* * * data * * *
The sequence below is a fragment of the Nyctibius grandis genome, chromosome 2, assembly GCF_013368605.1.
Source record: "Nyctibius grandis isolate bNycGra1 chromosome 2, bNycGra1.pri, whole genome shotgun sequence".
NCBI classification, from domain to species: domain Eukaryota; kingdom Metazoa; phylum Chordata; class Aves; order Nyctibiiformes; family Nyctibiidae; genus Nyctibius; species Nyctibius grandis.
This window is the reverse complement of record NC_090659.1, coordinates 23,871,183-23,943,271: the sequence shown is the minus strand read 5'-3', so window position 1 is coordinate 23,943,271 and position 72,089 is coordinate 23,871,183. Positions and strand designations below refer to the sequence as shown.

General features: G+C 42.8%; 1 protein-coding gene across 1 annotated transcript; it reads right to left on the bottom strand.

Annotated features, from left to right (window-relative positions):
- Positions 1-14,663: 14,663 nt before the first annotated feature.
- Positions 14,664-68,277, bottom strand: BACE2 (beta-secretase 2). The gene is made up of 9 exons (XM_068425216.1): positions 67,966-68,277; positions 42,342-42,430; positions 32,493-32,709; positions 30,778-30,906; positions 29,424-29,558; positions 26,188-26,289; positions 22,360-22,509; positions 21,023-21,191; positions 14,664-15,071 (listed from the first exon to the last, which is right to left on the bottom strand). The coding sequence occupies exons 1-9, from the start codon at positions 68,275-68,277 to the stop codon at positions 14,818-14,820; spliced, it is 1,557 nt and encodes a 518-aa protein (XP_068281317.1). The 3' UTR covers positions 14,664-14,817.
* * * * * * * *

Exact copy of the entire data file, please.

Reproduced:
The sequence below is a fragment of the Nyctibius grandis genome, chromosome 2, assembly GCF_013368605.1.
Source record: "Nyctibius grandis isolate bNycGra1 chromosome 2, bNycGra1.pri, whole genome shotgun sequence".
NCBI classification, from domain to species: domain Eukaryota; kingdom Metazoa; phylum Chordata; class Aves; order Nyctibiiformes; family Nyctibiidae; genus Nyctibius; species Nyctibius grandis.
This window is the reverse complement of record NC_090659.1, coordinates 23,871,183-23,943,271: the sequence shown is the minus strand read 5'-3', so window position 1 is coordinate 23,943,271 and position 72,089 is coordinate 23,871,183. Positions and strand designations below refer to the sequence as shown.

General features: G+C 42.8%; 1 protein-coding gene across 1 annotated transcript; it reads right to left on the bottom strand.

Annotated features, from left to right (window-relative positions):
- Positions 1-14,663: 14,663 nt before the first annotated feature.
- Positions 14,664-68,277, bottom strand: BACE2 (beta-secretase 2). The gene is made up of 9 exons (XM_068425216.1): positions 67,966-68,277; positions 42,342-42,430; positions 32,493-32,709; positions 30,778-30,906; positions 29,424-29,558; positions 26,188-26,289; positions 22,360-22,509; positions 21,023-21,191; positions 14,664-15,071 (listed from the first exon to the last, which is right to left on the bottom strand). The coding sequence occupies exons 1-9, from the start codon at positions 68,275-68,277 to the stop codon at positions 14,818-14,820; spliced, it is 1,557 nt and encodes a 518-aa protein (XP_068281317.1). The 3' UTR covers positions 14,664-14,817.